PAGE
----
Sir Howard Stringer Remembers John Calley (Exclusive)
John was just someone whose company you treasured. He was at Sony as head of the studio when I was hired. We had some common interests. Both of us liked old stories about Hollywood and television. We had many mutual acquaintances and read the same thrillers and mystery stories.
One day he said, “I’ll report to you. I don’t want to report to Japan.” Which I think is unheard of in the hierarchical world. But that’s what he was -- completely un-hierarchical. As the CEO of a studio, he cared about the movies but he sure didn’t care about running a bureaucracy. The reason he was un-bureaucratic is he was very comfortable in his own skin.
I’d come out and have dinner with him at Orso’s many times. He went through stories of the past in the way the great raconteurs can do. They tell stories on themselves, not about themselves. He’d tell the story of leaving Warners and they didn’t want him to go, so they kept him on contract. He went six or seven years on Fishers Island still being paid and when he wanted to come back, they paid him to return.
Meanwhile he’s doing sports car franchises and all kind of entrepreneurial energies. He married Miss Czechoslovakia. He didn’t speak Czech and she didn’t speak English.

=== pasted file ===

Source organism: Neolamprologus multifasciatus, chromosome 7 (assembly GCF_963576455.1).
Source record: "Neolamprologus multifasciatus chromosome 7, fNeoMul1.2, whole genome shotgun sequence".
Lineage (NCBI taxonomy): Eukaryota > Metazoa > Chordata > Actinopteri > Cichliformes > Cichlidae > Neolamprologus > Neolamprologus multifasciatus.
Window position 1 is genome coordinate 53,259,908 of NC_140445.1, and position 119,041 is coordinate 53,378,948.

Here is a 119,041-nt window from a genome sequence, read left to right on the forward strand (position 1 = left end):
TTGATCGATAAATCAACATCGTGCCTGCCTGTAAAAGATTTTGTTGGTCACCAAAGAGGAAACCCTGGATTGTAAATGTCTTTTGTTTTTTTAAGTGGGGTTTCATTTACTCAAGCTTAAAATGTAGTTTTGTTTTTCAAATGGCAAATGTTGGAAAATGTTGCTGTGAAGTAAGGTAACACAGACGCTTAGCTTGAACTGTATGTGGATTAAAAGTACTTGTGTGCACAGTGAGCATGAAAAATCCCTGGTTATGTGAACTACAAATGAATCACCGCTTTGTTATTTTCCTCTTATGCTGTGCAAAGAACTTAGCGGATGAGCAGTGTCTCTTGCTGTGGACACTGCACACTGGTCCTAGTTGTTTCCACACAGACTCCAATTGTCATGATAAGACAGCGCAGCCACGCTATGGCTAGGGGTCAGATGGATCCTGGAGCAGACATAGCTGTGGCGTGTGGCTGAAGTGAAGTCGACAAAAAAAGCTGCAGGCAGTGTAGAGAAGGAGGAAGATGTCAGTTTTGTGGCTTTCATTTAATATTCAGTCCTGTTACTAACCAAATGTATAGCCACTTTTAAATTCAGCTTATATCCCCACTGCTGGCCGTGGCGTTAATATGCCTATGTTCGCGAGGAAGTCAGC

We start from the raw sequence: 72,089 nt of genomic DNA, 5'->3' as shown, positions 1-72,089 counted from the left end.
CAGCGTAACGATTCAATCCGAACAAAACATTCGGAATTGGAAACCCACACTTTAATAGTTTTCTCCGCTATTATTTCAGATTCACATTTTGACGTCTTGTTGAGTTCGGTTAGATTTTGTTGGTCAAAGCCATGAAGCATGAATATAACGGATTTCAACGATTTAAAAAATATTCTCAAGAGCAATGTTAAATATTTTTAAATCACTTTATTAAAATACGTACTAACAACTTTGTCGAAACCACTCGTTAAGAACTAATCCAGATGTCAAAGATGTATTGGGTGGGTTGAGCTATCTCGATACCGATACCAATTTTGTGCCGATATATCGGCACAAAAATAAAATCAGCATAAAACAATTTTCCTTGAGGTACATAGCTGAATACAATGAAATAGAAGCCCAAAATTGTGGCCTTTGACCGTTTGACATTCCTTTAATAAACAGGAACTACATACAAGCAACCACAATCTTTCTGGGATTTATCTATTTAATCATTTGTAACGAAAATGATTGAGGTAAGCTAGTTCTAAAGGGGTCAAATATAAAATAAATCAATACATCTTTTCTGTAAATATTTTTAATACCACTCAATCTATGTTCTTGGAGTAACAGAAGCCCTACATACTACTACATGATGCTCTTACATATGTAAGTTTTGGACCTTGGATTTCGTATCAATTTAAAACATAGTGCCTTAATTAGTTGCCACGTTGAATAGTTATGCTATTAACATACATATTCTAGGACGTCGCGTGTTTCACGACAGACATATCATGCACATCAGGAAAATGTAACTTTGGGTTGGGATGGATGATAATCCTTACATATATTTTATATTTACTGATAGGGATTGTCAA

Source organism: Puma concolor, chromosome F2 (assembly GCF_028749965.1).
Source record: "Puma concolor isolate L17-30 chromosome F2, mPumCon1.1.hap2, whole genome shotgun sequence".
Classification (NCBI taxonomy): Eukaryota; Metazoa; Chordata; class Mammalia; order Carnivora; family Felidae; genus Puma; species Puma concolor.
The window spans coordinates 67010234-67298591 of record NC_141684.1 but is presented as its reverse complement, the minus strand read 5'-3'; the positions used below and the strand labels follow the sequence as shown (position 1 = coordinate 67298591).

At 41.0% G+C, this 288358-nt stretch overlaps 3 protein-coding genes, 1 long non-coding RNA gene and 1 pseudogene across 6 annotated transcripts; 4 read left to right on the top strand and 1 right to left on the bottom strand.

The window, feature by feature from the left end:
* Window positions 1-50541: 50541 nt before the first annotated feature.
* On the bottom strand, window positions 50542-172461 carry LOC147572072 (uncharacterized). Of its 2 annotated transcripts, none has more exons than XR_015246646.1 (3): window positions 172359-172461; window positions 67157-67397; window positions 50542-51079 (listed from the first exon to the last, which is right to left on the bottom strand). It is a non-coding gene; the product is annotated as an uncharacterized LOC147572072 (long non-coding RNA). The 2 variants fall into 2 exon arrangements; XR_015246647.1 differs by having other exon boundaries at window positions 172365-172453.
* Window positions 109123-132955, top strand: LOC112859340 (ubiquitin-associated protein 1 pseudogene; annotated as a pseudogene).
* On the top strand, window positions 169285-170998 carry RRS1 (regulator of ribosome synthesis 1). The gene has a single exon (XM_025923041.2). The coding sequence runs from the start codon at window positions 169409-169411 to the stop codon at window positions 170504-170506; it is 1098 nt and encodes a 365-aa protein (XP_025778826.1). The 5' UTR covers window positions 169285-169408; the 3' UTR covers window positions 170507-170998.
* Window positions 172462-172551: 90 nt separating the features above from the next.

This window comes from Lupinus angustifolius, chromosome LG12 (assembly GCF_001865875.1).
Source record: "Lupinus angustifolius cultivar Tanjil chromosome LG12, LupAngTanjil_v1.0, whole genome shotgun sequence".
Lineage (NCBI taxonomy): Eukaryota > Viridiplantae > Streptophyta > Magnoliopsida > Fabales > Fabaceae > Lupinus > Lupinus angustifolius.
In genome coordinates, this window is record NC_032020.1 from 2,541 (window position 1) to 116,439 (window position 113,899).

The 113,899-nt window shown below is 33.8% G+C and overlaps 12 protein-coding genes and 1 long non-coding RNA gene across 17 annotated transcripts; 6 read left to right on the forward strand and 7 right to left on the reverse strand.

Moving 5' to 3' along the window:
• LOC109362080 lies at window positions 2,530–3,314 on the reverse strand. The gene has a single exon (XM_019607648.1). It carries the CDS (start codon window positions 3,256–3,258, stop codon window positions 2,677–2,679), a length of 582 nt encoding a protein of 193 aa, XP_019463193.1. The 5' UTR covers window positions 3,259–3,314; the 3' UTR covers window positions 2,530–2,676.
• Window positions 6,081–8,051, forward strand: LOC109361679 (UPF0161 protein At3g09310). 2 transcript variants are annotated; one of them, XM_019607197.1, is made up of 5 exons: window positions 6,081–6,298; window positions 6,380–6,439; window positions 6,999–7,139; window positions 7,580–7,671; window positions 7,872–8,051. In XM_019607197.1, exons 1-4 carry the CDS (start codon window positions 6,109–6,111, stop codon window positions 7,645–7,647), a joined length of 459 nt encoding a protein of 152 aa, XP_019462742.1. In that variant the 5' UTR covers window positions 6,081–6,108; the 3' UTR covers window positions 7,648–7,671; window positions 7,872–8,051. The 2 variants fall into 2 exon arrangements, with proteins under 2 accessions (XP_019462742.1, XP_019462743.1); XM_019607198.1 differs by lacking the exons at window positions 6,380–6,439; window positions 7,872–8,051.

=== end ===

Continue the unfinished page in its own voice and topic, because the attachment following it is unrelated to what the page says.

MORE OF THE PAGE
It didn’t bother him.
He’d tell the story of going to a screening of The Sound of Music with Julie Andrews, who he really liked. And when the lights came up he said, “Don’t worry, Julie. Your career will get over this.” I think he meant it because he wasn’t much of a musicals fan, but he did realize he made a terrible mistake. He’d tell stories about movies he missed out on and ones he had a good time making. He’d keep you entertained for hours.
I think he saw the studio and that world as a kind of amiable playground. By the time he came to Sony he was the wise man of the movie industry. He trusted Amy [Pascal] and she’d come to him for advice. With me, we didn’t talk about balance sheets very much. We talked about movies that were coming and why something screwed up and why it might not.
I don’t think John had a formal education. He went in the American Army and started at the bottom at NBC. I don’t know. He got where he did in the early days by force of personality and because he forged alliances with some very important people who stayed with him throughout his life.
But he didn’t collect people for the sake of it. Hollywood is full of celebrity conversations that begin and end on the moment. With John, when you connected, you wanted to see him again. He didn’t try to be all things to all people. And that’s not so common in Hollywood. John was someone who’d you think, “This is a man I want to spend some time with.” That’s a magic circle that some people create. And like all magic circles, it can’t be crowded. When you had a relationship with him, it felt very special. It was something to be cherished.
--As told to Bill Higgins